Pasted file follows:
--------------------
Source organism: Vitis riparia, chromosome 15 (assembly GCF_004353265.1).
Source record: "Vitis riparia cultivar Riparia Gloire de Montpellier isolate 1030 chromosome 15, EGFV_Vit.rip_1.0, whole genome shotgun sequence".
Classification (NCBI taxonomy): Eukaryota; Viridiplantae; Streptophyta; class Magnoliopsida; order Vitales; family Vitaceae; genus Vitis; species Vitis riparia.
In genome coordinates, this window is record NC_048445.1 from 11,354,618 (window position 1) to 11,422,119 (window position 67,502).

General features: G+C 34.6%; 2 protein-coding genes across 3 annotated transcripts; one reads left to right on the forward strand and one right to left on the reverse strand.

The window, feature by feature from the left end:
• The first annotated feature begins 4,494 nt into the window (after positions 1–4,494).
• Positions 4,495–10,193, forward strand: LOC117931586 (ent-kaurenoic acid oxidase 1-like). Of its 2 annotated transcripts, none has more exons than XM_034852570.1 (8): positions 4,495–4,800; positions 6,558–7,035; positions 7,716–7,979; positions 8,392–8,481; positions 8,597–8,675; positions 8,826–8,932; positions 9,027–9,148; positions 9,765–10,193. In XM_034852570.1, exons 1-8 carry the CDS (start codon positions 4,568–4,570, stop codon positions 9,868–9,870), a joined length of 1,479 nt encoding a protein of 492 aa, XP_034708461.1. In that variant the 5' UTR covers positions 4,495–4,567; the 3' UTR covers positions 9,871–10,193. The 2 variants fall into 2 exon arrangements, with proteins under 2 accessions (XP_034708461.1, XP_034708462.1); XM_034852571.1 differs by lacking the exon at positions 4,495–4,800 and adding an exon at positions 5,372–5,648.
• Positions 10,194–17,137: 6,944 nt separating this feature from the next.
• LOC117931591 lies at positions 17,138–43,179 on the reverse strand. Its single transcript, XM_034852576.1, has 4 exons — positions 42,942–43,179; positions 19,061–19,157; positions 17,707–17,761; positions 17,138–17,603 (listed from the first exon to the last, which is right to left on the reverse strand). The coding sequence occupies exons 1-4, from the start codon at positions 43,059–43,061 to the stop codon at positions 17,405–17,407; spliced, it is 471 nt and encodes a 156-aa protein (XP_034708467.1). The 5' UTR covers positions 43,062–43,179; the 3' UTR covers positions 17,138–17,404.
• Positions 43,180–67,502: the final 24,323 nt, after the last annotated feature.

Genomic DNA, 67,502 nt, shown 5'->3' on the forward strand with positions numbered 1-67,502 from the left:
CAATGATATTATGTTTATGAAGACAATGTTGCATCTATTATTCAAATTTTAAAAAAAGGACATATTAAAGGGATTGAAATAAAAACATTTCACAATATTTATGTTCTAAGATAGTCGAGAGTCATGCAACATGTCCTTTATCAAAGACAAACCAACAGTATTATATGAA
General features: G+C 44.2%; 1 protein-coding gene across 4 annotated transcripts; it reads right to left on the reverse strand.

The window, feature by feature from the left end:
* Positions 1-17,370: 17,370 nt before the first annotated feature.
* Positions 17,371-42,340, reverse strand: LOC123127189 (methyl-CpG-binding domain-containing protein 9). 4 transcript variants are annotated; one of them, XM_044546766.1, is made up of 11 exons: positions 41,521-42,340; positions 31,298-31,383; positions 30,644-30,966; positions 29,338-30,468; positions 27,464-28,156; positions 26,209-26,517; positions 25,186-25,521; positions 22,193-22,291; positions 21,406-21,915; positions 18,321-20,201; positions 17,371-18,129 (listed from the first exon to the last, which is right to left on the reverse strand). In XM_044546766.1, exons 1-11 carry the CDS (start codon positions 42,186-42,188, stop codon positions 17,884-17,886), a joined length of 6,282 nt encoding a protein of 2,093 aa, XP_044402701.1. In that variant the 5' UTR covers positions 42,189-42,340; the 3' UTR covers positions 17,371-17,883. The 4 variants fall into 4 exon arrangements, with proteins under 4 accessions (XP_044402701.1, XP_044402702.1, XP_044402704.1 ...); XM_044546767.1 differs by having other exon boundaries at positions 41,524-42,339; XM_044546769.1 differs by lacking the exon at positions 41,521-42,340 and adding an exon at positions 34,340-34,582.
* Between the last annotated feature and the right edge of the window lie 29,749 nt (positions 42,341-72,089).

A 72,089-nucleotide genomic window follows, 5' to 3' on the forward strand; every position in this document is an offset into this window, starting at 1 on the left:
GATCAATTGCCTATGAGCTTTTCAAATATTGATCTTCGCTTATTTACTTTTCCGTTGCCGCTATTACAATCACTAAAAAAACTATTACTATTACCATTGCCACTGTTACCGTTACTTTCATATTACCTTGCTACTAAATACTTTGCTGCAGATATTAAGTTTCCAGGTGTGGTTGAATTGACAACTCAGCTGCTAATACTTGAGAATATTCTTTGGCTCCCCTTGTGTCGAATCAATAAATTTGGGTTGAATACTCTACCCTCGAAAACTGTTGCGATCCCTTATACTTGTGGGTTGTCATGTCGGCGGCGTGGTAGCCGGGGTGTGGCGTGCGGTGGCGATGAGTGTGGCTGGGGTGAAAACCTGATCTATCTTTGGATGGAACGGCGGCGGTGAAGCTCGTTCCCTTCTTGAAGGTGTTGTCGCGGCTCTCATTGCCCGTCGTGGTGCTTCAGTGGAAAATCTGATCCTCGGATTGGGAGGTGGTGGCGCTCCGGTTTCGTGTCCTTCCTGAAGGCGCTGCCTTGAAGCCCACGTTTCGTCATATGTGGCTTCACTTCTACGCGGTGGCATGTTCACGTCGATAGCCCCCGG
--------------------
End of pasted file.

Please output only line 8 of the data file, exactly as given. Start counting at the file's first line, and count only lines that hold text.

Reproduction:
• Positions 4,495–10,193, forward strand: LOC117931586 (ent-kaurenoic acid oxidase 1-like). Of its 2 annotated transcripts, none has more exons than XM_034852570.1 (8): positions 4,495–4,800; positions 6,558–7,035; positions 7,716–7,979; positions 8,392–8,481; positions 8,597–8,675; positions 8,826–8,932; positions 9,027–9,148; positions 9,765–10,193. In XM_034852570.1, exons 1-8 carry the CDS (start codon positions 4,568–4,570, stop codon positions 9,868–9,870), a joined length of 1,479 nt encoding a protein of 492 aa, XP_034708461.1. In that variant the 5' UTR covers positions 4,495–4,567; the 3' UTR covers positions 9,871–10,193. The 2 variants fall into 2 exon arrangements, with proteins under 2 accessions (XP_034708461.1, XP_034708462.1); XM_034852571.1 differs by lacking the exon at positions 4,495–4,800 and adding an exon at positions 5,372–5,648.